In a study published this week in Science magazine on the ability of people to let their minds “wander” — that is, to sit and do nothing but think — researchers found that about a quarter of women and two-thirds of men chose electric shocks over their own company.
“We went into this thinking that mind-wandering wouldn’t be that hard,” said Timothy Wilson, a professor of psychology at the University of Virginia and lead author of the study. “People usually think of mind-wandering as being a bad thing because it interrupts when you’re trying to pay attention. But we wanted to see what happens when mind-wandering is the goal.”
Wilson didn’t think his subjects would struggle with the task.
“We have this big brain full of pleasant memories, and we’re able to tell ourselves stories and make up fantasies. But despite that, we kept finding that people didn’t like it much and found it hard.”
The researchers tried everything they could think of to make the task of being taskless easier.
“We tried to give them time to prepare,” he said, “so they could think about what they were going to spend their time thinking about.”
But even going into the exercise with a plan — an upcoming vacation to plot, for example, or a particularly dreamy celebrity to daydream about — didn’t seem to help participants enjoy their time alone. Those who completed the study at home often said they were cheating by picking up their phones or a book, and many reported that the six to 15 minutes spent thinking had been unpleasant.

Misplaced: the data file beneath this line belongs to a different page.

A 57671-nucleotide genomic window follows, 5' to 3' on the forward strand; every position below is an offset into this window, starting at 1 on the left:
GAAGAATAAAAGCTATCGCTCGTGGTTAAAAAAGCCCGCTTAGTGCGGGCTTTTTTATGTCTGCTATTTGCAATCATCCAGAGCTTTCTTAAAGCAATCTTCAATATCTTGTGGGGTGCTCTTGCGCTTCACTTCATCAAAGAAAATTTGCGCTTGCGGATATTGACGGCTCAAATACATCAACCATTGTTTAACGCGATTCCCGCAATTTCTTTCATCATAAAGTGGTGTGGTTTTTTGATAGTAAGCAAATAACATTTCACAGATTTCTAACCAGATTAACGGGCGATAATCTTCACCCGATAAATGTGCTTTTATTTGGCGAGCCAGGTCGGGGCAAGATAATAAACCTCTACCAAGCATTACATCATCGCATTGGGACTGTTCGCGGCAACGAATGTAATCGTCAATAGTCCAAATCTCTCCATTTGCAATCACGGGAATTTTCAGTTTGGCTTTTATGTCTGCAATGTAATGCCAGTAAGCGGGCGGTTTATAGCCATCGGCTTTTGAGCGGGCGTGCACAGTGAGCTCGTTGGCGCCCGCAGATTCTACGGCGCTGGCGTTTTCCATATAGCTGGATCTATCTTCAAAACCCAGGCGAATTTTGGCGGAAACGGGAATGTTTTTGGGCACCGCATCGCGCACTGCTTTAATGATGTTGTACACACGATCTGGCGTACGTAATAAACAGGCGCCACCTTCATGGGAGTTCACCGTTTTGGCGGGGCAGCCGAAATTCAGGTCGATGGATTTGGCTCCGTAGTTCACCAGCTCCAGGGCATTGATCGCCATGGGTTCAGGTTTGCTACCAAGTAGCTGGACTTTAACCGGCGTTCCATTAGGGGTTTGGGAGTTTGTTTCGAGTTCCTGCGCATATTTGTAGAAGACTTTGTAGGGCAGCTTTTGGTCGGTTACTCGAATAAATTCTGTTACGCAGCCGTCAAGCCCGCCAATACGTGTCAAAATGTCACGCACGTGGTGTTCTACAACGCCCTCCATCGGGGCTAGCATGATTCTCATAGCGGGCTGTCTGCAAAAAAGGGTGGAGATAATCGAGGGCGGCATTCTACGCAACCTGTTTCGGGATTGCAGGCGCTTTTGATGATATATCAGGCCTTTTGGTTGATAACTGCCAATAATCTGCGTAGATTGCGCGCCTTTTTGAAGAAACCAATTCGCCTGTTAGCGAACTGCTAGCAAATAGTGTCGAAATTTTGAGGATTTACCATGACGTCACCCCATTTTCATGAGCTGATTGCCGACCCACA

When it became clear that people were desperate for distractions, the researchers decided to give them one.
“It dawned on us: If people find this so difficult,” Wilson said, “would they prefer negative stimulations to boredom?”
He gave them access to a device that would provide a small electric shock by pressing a button. It wasn’t a very strong shock: The device was built on a 9-volt battery.
“But we weren’t even sure it was worth doing,” he said. “I mean, no one was going to shock themselves by choice.”
But they did.
The researchers removed the curiosity factor by giving subjects a sample shock beforehand. They even asked them how much they would pay, given a $5 allowance, to prevent another shock. Most offered up a hypothetical dollar or two.
But when left alone in the room for a 15-minute thinking session, the participants exhibited some shocking behavior. One man (whose data was left out of the study) shocked himself 190 times. For most others, “It was more like seven times,” Wilson said.
While only six of the 24 women shocked themselves, 12 of the 18 men did so. This, the authors wrote in the study, could be because men tend to be more “sensation-seeking.”